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LONG BLOG

A very welcome remake. But is it a very good one?

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The Legend of Zelda: Links Awakening (2019)

Although many had been praying for a Skyward Sword remake that would take advantage of the Switch’s improved motion control capabilities, Nintendo came through, instead, with a remake of Link’s awakening. The Gameboy title had been remembered in the same light as the Oracle games and not expected by many to get the remake treatment, especially not before other iconic titles in the franchise. But at the very end of the Nintendo Direct on February 13th 2019, Nintendo fans across the world were treated to this surprise announcement. Was it really worth the time and effort to completely remake such a lesser-known title in the franchise? Especially with the original NES game begging for a modern-day touch-up?

 

Faithful to a T

When it comes to remakes, you want to make sure you don’t forget the source material. You either go all out with a whole new game, looking at you A Link Between Worlds, or make small additions and adjustments to improve the experience. Fortunately, this title drops the player into the same world as before with a beautifully animated opening scene and the games adorable style that makes you happy to be reliving the classic adventure in a way that’s brand new yet still the same faithful journey to awaken the Wind Fish. The style truly fits the light-hearted tone of the game compared to others in the franchise while keeping that whimsical fantasy vibe associated with The Legend of Zelda. Adorable sound effects and redesigns are accompanied by a variety of vivid colours that really make the world pop and ties together the whole aesthetic. 

 

But what’s new? The most prominent feature would be the dungeon builder! A Mario maker style game is another overdue concept for the series, but this mechanic comes close to a fans dreams. This mode lets you use chambers from dungeons you’ve already beaten to put together your own, as well as complete small quests given during this mode. You can unlock new rooms and bonus effects and use Amiibo to share your creations with others who have the game. It’s a neat little feature that has many rewards for the player and adds at least an extra hour of fun and new gameplay to the otherwise samey adventure of dungeon to dungeon travelling. Most other additions are minor, such as fairy bottles, more figures to collect, and map markers, but all are very noticeable and very welcome as they each add to a whole, better game.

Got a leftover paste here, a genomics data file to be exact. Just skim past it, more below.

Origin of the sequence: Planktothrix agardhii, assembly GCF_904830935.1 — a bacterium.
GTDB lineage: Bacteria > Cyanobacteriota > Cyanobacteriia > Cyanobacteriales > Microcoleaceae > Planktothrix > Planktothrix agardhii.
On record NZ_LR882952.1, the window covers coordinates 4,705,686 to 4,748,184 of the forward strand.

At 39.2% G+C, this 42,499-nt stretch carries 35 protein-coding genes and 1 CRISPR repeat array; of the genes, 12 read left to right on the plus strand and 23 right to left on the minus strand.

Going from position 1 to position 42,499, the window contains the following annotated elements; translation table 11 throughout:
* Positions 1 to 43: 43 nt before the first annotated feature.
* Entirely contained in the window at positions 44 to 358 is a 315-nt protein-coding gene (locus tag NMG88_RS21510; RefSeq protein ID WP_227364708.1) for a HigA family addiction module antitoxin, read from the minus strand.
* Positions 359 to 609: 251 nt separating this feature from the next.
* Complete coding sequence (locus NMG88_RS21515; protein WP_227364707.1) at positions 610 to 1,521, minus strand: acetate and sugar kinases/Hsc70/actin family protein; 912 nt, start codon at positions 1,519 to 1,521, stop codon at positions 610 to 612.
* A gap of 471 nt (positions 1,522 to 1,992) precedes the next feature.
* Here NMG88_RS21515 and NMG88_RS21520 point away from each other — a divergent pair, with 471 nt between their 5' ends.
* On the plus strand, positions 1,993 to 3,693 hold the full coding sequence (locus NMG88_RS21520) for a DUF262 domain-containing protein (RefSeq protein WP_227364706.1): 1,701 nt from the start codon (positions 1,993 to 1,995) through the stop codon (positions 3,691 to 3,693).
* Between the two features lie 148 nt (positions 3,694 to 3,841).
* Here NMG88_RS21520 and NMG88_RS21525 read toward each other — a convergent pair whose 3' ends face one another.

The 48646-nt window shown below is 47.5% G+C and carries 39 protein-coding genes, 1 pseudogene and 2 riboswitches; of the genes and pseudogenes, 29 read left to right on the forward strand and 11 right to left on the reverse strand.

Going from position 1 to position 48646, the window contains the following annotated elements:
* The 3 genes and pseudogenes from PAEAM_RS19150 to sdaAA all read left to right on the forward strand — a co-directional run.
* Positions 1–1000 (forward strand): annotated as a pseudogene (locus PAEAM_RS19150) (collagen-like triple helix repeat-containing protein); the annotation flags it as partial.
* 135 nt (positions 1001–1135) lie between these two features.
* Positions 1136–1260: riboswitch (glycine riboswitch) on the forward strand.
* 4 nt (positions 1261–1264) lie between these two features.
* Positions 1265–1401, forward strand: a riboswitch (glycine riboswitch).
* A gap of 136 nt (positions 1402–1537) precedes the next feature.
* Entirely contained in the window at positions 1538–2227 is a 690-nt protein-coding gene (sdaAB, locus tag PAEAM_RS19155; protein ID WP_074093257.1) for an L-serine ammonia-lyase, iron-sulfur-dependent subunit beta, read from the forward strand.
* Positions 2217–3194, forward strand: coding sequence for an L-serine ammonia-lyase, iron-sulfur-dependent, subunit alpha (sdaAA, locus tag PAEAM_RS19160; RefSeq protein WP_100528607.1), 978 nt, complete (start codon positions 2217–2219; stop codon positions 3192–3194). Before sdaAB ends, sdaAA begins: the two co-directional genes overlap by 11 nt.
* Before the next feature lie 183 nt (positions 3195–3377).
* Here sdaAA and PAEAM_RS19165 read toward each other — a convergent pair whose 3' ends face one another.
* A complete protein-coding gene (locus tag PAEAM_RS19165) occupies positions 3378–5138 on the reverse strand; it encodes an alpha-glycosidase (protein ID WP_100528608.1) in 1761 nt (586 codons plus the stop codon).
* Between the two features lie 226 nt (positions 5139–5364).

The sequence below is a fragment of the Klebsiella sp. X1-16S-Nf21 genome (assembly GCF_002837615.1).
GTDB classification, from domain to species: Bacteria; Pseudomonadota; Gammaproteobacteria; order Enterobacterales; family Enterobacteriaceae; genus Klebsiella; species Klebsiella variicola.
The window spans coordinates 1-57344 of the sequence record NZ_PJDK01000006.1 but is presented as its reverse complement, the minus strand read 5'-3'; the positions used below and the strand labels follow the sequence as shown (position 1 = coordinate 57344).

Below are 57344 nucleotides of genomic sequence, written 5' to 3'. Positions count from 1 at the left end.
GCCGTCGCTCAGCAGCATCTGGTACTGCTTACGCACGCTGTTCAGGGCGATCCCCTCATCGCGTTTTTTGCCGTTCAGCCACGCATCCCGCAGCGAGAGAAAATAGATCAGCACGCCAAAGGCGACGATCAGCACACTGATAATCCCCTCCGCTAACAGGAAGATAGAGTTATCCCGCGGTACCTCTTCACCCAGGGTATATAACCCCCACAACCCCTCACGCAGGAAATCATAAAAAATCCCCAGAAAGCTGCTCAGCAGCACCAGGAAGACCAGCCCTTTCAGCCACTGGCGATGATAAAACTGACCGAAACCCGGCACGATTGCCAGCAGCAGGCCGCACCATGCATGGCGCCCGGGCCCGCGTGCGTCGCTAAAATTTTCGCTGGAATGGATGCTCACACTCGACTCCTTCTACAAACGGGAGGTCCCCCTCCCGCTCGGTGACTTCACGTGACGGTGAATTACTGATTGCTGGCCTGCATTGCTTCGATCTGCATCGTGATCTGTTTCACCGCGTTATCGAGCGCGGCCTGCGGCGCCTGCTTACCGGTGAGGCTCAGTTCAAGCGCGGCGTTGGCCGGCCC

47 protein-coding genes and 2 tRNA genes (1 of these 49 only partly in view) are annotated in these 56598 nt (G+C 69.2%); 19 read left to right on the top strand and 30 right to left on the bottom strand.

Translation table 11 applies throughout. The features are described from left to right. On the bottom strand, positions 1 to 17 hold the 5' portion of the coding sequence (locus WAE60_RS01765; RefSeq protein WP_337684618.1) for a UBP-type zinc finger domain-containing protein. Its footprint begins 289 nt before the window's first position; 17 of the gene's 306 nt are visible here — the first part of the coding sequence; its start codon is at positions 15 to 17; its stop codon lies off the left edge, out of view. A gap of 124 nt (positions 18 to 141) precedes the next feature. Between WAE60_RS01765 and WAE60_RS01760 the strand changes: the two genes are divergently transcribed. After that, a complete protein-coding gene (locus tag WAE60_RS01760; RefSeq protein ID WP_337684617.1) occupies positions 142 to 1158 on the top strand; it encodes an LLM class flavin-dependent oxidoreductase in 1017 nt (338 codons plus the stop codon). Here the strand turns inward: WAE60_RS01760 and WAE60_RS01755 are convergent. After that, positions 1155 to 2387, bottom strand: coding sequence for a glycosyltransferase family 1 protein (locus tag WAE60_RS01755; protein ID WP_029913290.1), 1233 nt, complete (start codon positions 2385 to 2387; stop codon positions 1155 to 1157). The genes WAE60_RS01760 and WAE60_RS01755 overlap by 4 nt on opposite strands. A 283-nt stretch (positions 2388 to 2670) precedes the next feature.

What’s actually happening though?

Not everyone would have played the original, however, as Gameboys are a thing of the past and the 3DS’s virtual console never really advertised the individual titles. Even then, the place in the timeline can be confusing as well as its relation to previous games in the series. But I’ve got your back, not that there’s much happening anyway. The premise is simple, Link, after saving Hyrule in the events of A Link to the Past, goes off to sea to train in preparation for another calamity. On his way home, he encounters a storm that destroys his ship and leaves him stranded on Koholint island, where an owl explains that his only way off is to awaken the Wind Fish by collecting the instruments from each dungeon. Simple, see. With a plot that’s nothing to write home about and very minimal character development, it’s a shame to see that the remake didn’t seize the opportunity to flesh out some details and expand on some of the NPC’s. 

 

Throughout the game, it’s explained that the island is created by the Wind Fish’s dreams, and that the Shadow Nightmare is forcing it to remain asleep so it can rule over the island. Although Link did what he had to save the people from the nightmares, wake the Wind Fish and himself, there could have been more of a conflict between the residents of the island and Link and the Nightmares that ultimately lead to a decision about waking the wind fish or not instead of the direct quest to completely get rid of Koholint. With the linearity, lack of character development and hollow lore, the game can at times feel just like another Zelda adventure, fortunately, made enjoyable as other titles with its unique gameplay and graphics.

 

Who is it for?

I’d certainly say, everyone. Those who played the original can return in this amazing remake to relive that journey in a perfect way. Those who appreciate the classic should not miss out on this instalment. But as a Zelda fan who has never played it before, should I still give it a go? Of course! I said everyone, didn’t I? That includes even the casual switch owner who as never played a game from the series before or even just Breath of the Wild. It really encompasses the style of 2.5D Zelda games without being too story-heavy and quite easy to play and work through. There’s even a higher difficulty setting for those who wish to use it. Whether you want a gateway into the franchise, to relieve the joy of when you played it before or just another fun title for your switch library, this game is a must-have for all casual gamer.

- That was fun! Now, what do you think?


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About King 134340one of us since 8:47 AM on 03.13.2020

I'm here to share my opinions on some of my favourite video games and hone my writing skills. I want to experience more of the game community and bring attention to different opinions of games new, old, popular, indie or unappreciated.

My favourite video games are The Legend of Zelda titles.
I'm also a fan of Yo-kai watch, Bayonetta and many more.